The Value of Life

If a man strives for sublimely great ideals, it is because they are the content of his own being, and their realization will bring him a joy compared to which the pleasure that a limited outlook gets from the gratification of commonplace desires is a mere triviality. Idealists revel, spiritually, in the translation of their ideals into reality.

Anyone who would eradicate the pleasure brought by the fulfillment of human desires will first have to make man a slave who acts not because he wants to but only because he must. For the achievement of what one wanted to do gives pleasure. What we call good is not what a man must do but what he will want to do if he develops the true nature of man to the full. Anyone who does not acknowledge this must first drive out of man all that man himself wants to do, and then, from outside, prescribe the content he is to give to his will.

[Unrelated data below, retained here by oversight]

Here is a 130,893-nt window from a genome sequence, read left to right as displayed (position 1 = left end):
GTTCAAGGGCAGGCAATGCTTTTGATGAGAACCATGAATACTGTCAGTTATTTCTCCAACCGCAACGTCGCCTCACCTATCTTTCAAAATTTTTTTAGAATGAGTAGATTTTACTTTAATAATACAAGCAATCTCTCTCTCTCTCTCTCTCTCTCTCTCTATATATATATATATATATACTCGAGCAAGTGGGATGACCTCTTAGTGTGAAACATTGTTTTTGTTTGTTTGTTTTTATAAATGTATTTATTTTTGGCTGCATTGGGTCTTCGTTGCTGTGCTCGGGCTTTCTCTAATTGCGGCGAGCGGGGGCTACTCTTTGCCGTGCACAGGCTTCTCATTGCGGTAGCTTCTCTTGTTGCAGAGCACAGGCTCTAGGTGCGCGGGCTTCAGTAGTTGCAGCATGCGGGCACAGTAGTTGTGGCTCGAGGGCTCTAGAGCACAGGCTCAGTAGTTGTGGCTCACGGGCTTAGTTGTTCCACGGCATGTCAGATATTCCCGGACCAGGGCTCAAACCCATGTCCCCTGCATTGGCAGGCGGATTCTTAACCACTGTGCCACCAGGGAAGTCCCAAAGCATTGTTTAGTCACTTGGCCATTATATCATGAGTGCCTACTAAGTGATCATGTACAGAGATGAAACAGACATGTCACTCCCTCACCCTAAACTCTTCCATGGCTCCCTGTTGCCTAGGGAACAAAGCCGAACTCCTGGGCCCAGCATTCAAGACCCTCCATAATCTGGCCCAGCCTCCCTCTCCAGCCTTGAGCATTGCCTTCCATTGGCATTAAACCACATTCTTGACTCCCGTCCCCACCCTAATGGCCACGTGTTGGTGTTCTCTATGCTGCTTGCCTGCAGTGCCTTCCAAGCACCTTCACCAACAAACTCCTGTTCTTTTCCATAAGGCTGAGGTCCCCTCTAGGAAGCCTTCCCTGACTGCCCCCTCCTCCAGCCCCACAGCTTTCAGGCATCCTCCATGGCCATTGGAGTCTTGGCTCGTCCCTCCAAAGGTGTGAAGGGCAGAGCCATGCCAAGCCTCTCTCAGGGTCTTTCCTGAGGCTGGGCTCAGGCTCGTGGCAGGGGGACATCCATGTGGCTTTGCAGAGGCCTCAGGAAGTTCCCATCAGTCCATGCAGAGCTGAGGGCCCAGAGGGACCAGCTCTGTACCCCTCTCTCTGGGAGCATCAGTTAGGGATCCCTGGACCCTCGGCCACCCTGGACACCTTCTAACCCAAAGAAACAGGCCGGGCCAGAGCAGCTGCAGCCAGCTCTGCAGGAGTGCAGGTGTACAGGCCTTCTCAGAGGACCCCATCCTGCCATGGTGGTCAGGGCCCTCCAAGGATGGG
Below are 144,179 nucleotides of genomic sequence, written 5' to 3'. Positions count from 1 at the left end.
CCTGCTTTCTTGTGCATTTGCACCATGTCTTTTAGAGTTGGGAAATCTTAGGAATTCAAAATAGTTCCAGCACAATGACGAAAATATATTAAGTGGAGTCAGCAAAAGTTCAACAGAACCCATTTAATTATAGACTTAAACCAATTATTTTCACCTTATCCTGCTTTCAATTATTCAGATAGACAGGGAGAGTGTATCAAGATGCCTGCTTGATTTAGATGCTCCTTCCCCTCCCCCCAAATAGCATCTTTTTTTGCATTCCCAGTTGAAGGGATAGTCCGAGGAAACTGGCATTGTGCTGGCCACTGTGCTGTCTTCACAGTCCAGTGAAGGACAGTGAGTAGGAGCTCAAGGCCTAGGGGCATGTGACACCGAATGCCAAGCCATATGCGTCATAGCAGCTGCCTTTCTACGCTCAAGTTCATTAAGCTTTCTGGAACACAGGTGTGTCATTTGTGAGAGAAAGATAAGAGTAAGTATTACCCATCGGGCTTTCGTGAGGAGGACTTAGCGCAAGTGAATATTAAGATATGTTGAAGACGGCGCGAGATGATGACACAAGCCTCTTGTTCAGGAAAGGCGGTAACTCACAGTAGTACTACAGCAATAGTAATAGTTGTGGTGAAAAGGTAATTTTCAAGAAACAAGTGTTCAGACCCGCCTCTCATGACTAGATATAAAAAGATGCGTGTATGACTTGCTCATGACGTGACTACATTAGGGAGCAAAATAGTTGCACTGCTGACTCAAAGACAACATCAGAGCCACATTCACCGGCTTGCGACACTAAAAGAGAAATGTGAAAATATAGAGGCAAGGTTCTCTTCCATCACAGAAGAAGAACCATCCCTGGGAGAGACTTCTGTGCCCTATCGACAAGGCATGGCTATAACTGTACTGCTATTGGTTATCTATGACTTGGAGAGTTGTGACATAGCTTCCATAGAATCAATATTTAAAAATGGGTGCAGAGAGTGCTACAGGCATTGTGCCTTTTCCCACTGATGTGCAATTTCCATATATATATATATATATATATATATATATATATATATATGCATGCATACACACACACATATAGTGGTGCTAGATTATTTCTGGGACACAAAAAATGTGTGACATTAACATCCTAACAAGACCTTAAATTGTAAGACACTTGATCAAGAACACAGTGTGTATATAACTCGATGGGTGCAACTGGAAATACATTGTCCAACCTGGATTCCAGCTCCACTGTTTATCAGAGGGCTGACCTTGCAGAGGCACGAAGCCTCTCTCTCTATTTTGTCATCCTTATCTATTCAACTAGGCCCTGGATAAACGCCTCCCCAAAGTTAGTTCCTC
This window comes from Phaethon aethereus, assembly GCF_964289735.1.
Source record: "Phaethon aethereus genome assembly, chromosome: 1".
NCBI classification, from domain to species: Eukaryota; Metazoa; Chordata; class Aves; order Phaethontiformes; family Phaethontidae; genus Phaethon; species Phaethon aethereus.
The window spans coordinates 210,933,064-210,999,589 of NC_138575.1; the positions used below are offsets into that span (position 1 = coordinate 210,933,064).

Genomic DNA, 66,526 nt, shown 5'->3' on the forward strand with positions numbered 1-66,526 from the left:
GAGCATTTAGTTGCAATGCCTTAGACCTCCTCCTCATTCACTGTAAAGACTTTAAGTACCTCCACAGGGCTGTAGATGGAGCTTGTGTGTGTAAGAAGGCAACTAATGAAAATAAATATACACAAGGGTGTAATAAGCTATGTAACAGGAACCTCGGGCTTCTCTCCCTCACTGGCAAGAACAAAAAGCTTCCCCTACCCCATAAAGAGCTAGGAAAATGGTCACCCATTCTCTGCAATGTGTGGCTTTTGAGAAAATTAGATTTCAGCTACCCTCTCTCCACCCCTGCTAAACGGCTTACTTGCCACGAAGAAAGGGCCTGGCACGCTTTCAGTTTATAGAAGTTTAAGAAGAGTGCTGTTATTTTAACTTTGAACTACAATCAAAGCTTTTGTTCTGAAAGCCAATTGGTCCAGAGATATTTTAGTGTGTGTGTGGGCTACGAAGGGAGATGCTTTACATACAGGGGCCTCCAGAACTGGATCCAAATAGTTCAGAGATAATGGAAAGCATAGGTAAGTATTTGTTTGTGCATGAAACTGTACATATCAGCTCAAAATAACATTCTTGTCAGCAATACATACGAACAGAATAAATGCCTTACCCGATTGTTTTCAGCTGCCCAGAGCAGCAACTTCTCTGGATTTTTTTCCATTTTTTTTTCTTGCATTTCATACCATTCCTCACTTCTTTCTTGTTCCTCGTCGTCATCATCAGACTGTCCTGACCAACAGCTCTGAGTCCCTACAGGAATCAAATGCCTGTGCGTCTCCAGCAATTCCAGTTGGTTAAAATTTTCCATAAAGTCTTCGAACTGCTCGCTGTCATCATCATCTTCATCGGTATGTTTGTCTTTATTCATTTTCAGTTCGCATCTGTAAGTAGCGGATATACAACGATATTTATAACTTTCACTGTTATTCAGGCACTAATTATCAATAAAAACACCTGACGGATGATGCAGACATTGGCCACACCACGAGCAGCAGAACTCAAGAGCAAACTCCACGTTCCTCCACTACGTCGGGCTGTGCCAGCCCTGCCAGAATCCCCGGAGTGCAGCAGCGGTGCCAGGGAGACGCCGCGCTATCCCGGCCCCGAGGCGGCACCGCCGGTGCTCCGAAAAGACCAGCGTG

Man values the fulfillment of a desire because the desire springs from his own being. What is achieved has its value because it has been wanted. If we deny any value to what man himself wants, then aims that do have value will have to be found in something that man does not want.

Source: Rudolf Steiner – GA 4 – The Philosophy of Freedom – Chapter 13: The Value of Life

Translated by Michael Wilson